Transformers: Age of Extinction (2014)
Directed by: Michael Bay
Running time: 165 minutes
I’m sorry. I’m so, so sorry. I know I said I wouldn’t do this, that I wouldn’t go see this film after Revenge of the Fallen and Dark of the Moon were so awful. But it was a Wednesday night, and my girlfriend and I were keen to go to the movies. Every other film we wanted to see was either not released yet (missed Mr. Peabody & Sherman by one night damn it!) or not on at a time that we could go to. I knew that going to see Age of Extinction would undermine everything I have said in the lead up to its release, phrases such as: “I look forward to NOT seeing that,” and “fool me twice, shame on me. Fool me a third time and I’ll eat the hat I’m not wearing because I’ve never really been a hat kind of a guy.” But, I am ashamed to say that my cinema popcorn addiction got the better of me and I actually uttered the words: “I guess we could go see Transformers?”
I know. I have a problem.
Now Showing this week is Transformers: Age of Extinction, directed by Michael Bay. Following the climactic battle from Dark of the Moon, the US government has decided that the Decepticon Transformers are a threat (I thought they knew that three films ago!) and have established a section of the CIA to be tasked with hunting them all down. Unsurprisingly, the head of this task force, Harold Attinger (Kelsey Grammer), is also hunting down the friendly Autobots and claiming they are Decepticons in order to get away with killing them. As a result, the Autobots have gone into hiding. That is, until Autobot leader Optimus Prime is discovered by Cade Yeager (Mark Wahlberg), a financially struggling electronics enthusiast (I can’t call the guy an “inventor”, even though the film really wants me to) and both he and Optimus discover the truth: that the CIA has made an alliance with a Transformer bounty hunter named Lockdown to assist in their Transformer genocide, and that they are using the bodies of fallen Transformers to manufacture new “human controlled” ones.
I bet you can imagine how that turns out.
I’ll be honest, Age of Extinction was actually not that bad a film when I really think about it. Don’t get me wrong, it wasn’t GOOD but it wasn’t a complete travesty like its two predecessors. As one would expect, the action scenes were pretty awesome. If it is one thing Michael Bay can direct, it’s an explosion! And there are plenty of them in the 165 minute run-time! Geez, it was way too long for the kind of film that it was. There are only so many big kabooms, disorienting robot wrestles and crappy dialogue I can sit through before I start to check my watch.
A large criticism that has been aimed at Bay’s Transformer movies in the past has been that everyone finds the Transformer characters much more interesting than the human ones and that the films should be solely focused on them. I have previously disagreed with that criticism as I’ve found it hard to actually see any interesting characters in the CGI robots and so it was their relation to the humans that made the films work for me. But in Age of Extinction I did actually find myself agreeing with the naysayers. There were so many instances where I found myself thinking that taking advantage of the Transformers and their relationships with each other would have been a much more compelling story than doofus Cade and his family. Optimus and Lockdown clearly had a history between them that was not really discussed, and Lockdown himself actually felt like a villain that had a little edge and menace to him. He had presence, which is much more than Megatron ever did in these films. There were also rumblings of a possible mutiny within the remaining Autobots, which would have been awesome! I don’t know, maybe I’m seeing a “grass is always greener on the other side” situation here, but those were some areas that I wanted to see more from rather than the boring human characters.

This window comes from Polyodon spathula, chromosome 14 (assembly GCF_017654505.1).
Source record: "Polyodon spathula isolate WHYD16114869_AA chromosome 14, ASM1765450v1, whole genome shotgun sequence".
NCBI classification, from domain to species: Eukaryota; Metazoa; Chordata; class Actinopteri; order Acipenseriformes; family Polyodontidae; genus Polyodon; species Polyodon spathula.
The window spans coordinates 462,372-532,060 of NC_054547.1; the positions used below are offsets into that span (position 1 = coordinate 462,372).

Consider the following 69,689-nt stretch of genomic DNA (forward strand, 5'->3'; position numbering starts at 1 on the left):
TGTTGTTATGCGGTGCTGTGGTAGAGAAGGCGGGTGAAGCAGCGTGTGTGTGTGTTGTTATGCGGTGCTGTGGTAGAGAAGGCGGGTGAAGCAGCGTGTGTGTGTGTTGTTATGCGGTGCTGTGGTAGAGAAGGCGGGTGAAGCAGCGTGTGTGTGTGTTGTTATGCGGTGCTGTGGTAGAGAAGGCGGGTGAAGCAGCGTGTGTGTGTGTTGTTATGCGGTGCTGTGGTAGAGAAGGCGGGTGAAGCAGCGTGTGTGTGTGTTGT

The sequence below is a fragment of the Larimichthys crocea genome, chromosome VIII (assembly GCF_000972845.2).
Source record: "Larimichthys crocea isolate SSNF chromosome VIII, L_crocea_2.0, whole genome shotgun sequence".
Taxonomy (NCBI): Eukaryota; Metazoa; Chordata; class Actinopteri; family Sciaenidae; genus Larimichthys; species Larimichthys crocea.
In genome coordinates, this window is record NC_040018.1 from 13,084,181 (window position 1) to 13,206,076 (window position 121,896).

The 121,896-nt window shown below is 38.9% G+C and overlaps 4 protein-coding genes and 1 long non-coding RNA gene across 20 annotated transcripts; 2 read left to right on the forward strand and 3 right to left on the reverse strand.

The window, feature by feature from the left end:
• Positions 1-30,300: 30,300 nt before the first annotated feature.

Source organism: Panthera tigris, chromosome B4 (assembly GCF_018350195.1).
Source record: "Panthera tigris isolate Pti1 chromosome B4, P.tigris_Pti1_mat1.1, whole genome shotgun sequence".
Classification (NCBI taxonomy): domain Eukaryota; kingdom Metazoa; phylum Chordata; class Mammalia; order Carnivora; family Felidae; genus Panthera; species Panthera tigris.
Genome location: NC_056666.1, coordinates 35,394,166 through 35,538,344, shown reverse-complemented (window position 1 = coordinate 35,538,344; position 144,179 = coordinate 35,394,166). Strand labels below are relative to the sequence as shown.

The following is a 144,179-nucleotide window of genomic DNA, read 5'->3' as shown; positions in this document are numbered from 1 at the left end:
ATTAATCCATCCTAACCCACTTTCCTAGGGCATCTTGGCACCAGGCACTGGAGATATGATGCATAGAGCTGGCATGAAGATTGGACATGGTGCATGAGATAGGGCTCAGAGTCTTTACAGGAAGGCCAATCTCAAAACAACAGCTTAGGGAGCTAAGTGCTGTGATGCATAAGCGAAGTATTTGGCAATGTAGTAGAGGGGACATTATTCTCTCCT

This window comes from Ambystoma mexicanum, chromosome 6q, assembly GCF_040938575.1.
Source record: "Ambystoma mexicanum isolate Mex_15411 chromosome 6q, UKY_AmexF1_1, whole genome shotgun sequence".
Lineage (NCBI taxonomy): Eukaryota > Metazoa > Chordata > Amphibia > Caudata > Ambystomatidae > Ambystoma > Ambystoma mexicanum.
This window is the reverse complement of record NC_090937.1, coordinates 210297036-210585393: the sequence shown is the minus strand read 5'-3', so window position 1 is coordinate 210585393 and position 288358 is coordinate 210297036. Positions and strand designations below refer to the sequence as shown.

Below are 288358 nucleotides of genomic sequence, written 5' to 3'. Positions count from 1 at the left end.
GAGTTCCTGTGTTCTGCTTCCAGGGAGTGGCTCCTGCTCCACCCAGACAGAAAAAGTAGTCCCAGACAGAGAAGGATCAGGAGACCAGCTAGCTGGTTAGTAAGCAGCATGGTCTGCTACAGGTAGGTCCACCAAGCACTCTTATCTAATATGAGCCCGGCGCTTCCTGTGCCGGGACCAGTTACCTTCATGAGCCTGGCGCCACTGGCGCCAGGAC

I’m sorry, but I just can’t buy Mark Wahlberg in the science wiz type of role. I don’t know what it is, but when I hear him talk about complex electronics or physics I just don’t really believe him. I love Wahlberg in roles like John in Ted and as hit-man Melvin Smiley in The Big Hit, but in this film (and The Happening), I just can’t see him as a science type. It could also be the crumby scripts (it probably is). The rest of the cast were mainly archetypes, especially Tessa Yeager (Cade’s daughter, played by Nicola Peltz) who just screamed “self centred damsel in distress”. Boy did that get old fast.
I suppose the biggest thing that the film struggled with, same as the last two, was the forced comedy. Why are there still Transformers who are wise cracking sidekicks? The little troll-doll looking one in this film was completely unnecessary, and was a little reminiscent of the “Twins” from Revenge of the Fallen (read: racist stereotype). The biggest comedic blunder would have to be that of Stanley Tucci’s character Joshua Joyce. For the first half of the film he is a cold, semi intimidating, villainous character but then suddenly switches to comic relief for the rest of the film. It made absolutely no sense.
But you know what? I had fun watching Age of Extinction, so there’s that at least. Yes, the characters were mainly boring and flimsy. Yes, the movie was way too long and the dialogue was crappy. But the action sequences were good fun. By the time Optimus Prime was charging into battle riding a fire-breathing, robot dinosaur, my mind had found that its way to that little place where it stops registering the glaring lack of quality storytelling and just had a long laugh.
…What the heck is wrong with me…
See you next time!